make donations to the church’s efforts and to the United Methodist
Committee on Relief.
UMCOR’s disaster response is a three-stage process. The emergency stage
is expected to last up to 10 days. That’s followed by the relief phase,
in which the agency helps homeowners who need to “muck out,” assess
damage, receive emotional and spiritual care, and begin the long road to
|Courtesy of Nicolas Britto/FEMA
Strong winds and rain from Hurricane Katrina buffeted trees in Pensacola, Fla.
The third phase, long-term recovery, includes taking a holistic approach
to people who have suffered losses. It entails seeking them out in
their neighborhoods and providing information and advocacy about their
federal and state assistance rights. In coordination with other
religious and community service agencies, UMCOR participates in
repairing and rebuilding homes and providing assistance with living
“This is an anxious time for all of us because we are awaiting word from
those we care about,” said UMCOR executive Kristin Sachen. “But we wait
with hope in our hearts and with our hands and minds engaged in
preparation for the right time for us to act on the scene.”
UMCOR is committed to the most vulnerable people affected by the
hurricane, including those yet to be visited by what is now Tropical
Storm Katrina. “We will bring our years or experience, our capable
volunteers and our creativity to the rebuilding of these communities,”
The Board of Global Ministries, UMCOR’s parent agency, also has received
information on several United Methodist facilities in the Gulf Coast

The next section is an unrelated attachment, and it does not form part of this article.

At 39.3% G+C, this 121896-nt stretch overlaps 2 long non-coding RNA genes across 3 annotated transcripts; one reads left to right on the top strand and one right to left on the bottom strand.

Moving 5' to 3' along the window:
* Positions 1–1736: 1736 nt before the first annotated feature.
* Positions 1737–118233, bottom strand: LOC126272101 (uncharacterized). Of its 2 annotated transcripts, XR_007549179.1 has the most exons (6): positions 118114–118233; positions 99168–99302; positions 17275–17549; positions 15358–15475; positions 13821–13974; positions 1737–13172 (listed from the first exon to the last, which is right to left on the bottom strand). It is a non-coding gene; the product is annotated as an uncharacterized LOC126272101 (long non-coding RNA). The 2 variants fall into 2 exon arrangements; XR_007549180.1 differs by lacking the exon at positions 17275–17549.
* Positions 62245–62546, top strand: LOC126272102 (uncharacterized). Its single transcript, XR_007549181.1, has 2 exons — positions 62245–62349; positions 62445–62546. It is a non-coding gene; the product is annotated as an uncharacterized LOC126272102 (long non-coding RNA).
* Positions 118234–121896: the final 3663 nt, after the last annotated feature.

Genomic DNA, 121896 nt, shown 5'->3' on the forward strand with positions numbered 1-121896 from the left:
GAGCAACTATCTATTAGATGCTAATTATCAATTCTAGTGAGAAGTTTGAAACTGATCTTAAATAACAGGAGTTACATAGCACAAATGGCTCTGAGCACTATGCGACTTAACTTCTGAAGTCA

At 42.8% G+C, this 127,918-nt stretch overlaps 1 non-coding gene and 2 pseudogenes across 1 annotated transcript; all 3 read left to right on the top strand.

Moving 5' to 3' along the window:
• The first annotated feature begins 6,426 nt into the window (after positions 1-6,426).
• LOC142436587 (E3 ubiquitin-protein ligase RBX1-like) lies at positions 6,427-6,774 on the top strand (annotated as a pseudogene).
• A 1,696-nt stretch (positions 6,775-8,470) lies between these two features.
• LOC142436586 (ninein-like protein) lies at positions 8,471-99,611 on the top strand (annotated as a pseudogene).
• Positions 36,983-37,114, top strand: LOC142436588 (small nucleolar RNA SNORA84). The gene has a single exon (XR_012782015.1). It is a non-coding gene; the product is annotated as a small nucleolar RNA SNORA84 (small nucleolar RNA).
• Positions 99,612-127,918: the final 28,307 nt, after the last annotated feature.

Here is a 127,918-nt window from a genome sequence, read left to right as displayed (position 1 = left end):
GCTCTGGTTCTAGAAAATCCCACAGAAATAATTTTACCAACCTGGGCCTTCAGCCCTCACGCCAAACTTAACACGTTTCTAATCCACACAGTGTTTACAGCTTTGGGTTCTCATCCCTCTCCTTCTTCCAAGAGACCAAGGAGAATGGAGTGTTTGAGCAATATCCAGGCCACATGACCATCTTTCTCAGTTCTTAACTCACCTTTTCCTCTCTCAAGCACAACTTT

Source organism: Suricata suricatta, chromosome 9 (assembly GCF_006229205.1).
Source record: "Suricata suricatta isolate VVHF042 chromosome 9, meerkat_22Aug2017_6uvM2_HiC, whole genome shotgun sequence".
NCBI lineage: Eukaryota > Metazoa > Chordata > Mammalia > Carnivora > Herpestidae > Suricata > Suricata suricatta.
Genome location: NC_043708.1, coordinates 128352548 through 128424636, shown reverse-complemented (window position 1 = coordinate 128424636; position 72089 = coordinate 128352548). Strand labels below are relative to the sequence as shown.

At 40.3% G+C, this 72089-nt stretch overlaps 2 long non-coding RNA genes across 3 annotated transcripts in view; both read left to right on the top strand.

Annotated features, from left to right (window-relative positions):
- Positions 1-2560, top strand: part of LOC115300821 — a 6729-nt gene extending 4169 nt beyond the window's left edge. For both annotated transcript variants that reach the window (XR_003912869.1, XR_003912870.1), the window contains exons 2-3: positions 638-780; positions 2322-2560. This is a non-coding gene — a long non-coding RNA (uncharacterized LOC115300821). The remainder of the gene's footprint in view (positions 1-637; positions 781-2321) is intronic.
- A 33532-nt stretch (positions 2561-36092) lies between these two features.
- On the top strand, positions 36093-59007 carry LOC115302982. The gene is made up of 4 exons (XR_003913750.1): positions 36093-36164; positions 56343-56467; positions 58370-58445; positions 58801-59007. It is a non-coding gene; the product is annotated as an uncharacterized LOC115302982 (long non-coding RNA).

area, as of midday Aug. 31:
- The Dumas Wesley Community Center and
its Cybil Smith Family Village in Mobile, Ala., reportedly sustained
minor damage to the roof and siding, and trees were also damaged. It
also had no power, according to Director Claire Ester.
- The Wesley Community Center in Meridian,
Miss., suffered severe flooding, partly caused by a tree crashing into
the side of the building, according to Director Nell Grisson. Skylights
were blown out, and she feared that computers and equipment in a clinic
might have been destroyed. There was no electrical power.
- The staff, children and facilities of the MacDonnell Child Care Services in Houma, La., were all right.
- The Bethlehem Center in Jackson, Miss., was without power.
- Waveland, Miss., home to historic
Gulfside Assembly, was hit hard by the hurricane. On-sight inspection of
Gulfside Assembly has not been possible, but Director Marian Moore was
safe in Hattiesburg, Miss. ABC News reported widespread destruction of
property in and around the town of Waveland.
Also, students at United
Methodist-related Dillard University in New Orleans were evacuated to
another church-related school, Centenary College in Shreveport, La., or
received shelter at local churches.
To volunteer or to donate online to UMCOR’s relief efforts, visit http://methodistrelief.org.
Besides the Web site, donations to UMCOR’s relief efforts can be made
through local churches or sent directly to UMCOR, P.O. Box 9068, New
York, NY 10087-9068. Designate checks to UMCOR for Advance No. 982523
and “Hurricanes 2005 Global.” Credit-card donations may be made by
calling (800) 554-8583.
*Rouse is a freelance writer based in Nashville, Tenn. Deborah White,
associate editor of Interpreter magazine, contributed to this report.
News media contact: Tim Tanton, Nashville, Tenn., (615) 742-5470 or email@example.com.